By Katie Lothrop
Consumer culture dictates identity, for goods are not purchased for functional satisfaction alone. Rather, they can be procured as a means of establishing status. Artist Jill Baker Gower uses lace and brooch-like pieces to speak to the female experience and, in doing so, operates through set ideals of female gender roles, allowing governing social boundaries – including those set by consumer culture – to prevail. Gower links gender to consumer culture in this display of aesthetically pleasing art objects; as art objects, they expand beyond the functional component, becoming part of consumer culture itself.
Using mixed materials, such as sterling silver, silicone, mirror, feathers, and pearls, Gower creates sculptural elements and small jewelry pieces to illustrate consumer culture’s portrayal of women’s needs and desires and the value associated with incorporating luxe materials. Primarily a metalsmith, she references the human body using silicone and mirrors; showcasing jewelry with delicate lace elements and pink, flesh-toned silicone, Gower allows these pieces to connect to traditional views of femininity.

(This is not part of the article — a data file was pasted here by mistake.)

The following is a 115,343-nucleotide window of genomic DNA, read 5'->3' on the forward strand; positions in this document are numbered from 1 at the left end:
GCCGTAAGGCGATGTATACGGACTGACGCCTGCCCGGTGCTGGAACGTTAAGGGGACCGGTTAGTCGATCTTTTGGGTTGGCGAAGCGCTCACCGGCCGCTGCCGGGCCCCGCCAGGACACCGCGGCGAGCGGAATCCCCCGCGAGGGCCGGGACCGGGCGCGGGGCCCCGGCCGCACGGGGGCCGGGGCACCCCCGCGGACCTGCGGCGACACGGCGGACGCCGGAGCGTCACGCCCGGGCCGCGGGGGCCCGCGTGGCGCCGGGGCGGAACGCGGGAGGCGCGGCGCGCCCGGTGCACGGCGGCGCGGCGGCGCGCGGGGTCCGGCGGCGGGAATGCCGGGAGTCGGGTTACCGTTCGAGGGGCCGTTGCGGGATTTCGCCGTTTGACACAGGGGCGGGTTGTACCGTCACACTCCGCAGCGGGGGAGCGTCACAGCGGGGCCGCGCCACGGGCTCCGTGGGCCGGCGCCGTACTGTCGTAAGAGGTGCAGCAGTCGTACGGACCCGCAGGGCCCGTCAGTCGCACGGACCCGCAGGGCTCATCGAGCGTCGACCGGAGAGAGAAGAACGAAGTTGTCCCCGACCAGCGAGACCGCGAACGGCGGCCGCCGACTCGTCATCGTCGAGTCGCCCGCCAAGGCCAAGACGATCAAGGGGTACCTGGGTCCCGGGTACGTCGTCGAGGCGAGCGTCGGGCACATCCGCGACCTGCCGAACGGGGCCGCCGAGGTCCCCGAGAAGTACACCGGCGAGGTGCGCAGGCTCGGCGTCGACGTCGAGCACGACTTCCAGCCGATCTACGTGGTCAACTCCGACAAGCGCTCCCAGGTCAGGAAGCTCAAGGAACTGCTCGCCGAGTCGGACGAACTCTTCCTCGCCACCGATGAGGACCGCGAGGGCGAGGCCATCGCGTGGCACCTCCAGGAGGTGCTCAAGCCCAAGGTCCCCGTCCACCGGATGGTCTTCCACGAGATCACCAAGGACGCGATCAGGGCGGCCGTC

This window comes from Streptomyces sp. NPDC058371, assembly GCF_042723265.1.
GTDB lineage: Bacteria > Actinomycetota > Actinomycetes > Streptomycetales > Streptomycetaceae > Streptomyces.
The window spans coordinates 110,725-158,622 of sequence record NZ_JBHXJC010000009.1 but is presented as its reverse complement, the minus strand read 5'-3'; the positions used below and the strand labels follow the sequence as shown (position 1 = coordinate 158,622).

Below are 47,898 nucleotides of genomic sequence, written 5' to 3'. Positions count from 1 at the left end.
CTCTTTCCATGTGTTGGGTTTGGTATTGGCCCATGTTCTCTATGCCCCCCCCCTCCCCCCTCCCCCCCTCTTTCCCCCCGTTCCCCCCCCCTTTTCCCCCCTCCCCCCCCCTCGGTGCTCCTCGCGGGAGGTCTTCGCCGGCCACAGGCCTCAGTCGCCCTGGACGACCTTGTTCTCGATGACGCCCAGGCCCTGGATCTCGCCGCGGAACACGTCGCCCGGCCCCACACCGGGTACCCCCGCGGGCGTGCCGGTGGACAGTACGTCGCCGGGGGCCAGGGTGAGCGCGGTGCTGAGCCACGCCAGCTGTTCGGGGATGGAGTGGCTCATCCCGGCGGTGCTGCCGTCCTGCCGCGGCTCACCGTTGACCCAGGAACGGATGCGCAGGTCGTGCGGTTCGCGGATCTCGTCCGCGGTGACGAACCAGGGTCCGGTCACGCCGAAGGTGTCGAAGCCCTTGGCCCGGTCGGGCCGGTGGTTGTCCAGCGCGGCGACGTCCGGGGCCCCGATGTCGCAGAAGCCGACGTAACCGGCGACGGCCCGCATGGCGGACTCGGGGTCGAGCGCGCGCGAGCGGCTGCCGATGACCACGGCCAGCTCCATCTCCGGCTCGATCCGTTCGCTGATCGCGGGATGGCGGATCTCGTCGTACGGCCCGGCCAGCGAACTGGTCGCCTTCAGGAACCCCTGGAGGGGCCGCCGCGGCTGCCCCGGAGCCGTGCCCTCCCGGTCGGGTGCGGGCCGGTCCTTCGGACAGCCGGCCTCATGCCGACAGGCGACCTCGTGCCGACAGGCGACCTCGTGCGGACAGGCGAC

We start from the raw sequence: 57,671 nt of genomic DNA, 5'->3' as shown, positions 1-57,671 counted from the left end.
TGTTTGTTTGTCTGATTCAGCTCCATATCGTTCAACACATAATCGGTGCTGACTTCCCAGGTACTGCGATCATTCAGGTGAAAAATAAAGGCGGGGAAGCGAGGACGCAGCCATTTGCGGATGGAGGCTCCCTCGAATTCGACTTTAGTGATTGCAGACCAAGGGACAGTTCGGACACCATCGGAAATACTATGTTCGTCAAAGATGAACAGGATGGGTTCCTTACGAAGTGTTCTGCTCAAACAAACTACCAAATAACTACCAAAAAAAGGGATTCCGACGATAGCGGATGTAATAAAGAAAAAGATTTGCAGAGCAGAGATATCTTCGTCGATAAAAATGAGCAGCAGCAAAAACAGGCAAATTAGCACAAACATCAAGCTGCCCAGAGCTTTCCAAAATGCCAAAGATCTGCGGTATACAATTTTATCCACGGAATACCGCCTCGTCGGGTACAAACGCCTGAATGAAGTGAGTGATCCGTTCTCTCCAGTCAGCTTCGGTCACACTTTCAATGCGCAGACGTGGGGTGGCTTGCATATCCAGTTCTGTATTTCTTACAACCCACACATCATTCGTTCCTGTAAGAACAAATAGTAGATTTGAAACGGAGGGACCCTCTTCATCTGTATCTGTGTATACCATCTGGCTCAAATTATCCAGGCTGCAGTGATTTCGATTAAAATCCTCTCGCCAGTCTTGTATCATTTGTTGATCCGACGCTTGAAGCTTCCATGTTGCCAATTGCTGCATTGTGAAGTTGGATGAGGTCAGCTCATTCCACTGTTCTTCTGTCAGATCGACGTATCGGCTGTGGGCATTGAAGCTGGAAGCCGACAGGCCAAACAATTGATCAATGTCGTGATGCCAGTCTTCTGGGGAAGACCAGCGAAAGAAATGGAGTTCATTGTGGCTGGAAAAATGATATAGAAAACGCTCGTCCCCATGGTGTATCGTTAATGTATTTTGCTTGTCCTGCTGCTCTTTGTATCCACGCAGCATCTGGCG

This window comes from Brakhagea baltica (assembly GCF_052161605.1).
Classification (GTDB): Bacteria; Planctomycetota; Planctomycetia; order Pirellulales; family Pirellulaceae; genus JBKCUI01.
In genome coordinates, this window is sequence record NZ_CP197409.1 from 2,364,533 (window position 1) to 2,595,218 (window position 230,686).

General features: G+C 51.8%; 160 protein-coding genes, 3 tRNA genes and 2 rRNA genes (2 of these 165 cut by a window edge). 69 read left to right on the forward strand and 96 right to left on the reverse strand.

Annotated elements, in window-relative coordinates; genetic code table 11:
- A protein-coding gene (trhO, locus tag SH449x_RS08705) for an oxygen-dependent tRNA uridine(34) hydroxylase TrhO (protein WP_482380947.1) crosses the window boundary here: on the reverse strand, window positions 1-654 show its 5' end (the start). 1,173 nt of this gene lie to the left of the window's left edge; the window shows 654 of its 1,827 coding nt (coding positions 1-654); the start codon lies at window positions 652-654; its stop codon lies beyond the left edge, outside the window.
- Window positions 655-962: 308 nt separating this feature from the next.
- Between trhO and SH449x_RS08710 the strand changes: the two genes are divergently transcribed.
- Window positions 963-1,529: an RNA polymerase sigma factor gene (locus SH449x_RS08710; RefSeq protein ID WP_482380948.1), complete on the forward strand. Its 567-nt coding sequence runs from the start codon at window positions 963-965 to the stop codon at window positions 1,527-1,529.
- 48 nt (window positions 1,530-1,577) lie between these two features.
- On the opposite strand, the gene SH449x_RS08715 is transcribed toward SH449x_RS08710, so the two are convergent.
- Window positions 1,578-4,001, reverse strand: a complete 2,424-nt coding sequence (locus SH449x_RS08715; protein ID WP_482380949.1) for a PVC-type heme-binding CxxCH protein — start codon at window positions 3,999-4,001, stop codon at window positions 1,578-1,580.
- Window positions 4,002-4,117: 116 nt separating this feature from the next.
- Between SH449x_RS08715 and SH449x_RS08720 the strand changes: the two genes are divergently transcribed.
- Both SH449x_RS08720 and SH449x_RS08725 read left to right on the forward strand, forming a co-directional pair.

Though the exhibit space is small, the work is adequately spaced. However, all freestanding pedestals are placed against the wall, preventing full view of the sculptural work in the round and wires, indicating boundaries, are placed in front of the wall pieces. Through this intentional choice in display style, spatial boundaries prevent Gower’s objects from being touched and fully viewed, thus creating visual breaks that prevent the feminine from being fully experienced. The breaks allow the viewer a moment to disconnect with the work and contemplate the limitations gender roles place on us all.
Jill Baker Gower’s work seems successful in communicating her feminist approach. However, by exhibiting a limited range of flesh tones, Gower references traditional European standards of beauty. Thus, her feminism lacks intersectionality. The act of public display invites an opportunity to connect to a greater audience, but her work speaks primarily to a white, female experience. Gower highlights her personal feminist experience through products and feminine ideals, failing to venture outside certain boundaries, highlighting the experience of the white female while neglecting women of color. By working within these boundaries, she calls attention to them, and succeeds in challenging traditional notions of consumer culture and gender identity. Succeeding in both concept and execution, Jill Baker Gower’s exhibition, “Tributaries: Jill Baker Gower – Reflection”, is a stand-alone reason to visit the Metal Museum.
Tributaries: Jill Baker Gower – Reflection is on display at the Metal Museum in Memphis, Tennessee, from April 14, 2019 to June 20, 2019.
Katie Lothrop is studying art history at the University of Memphis and is set to graduate in December 2019. Please hire her.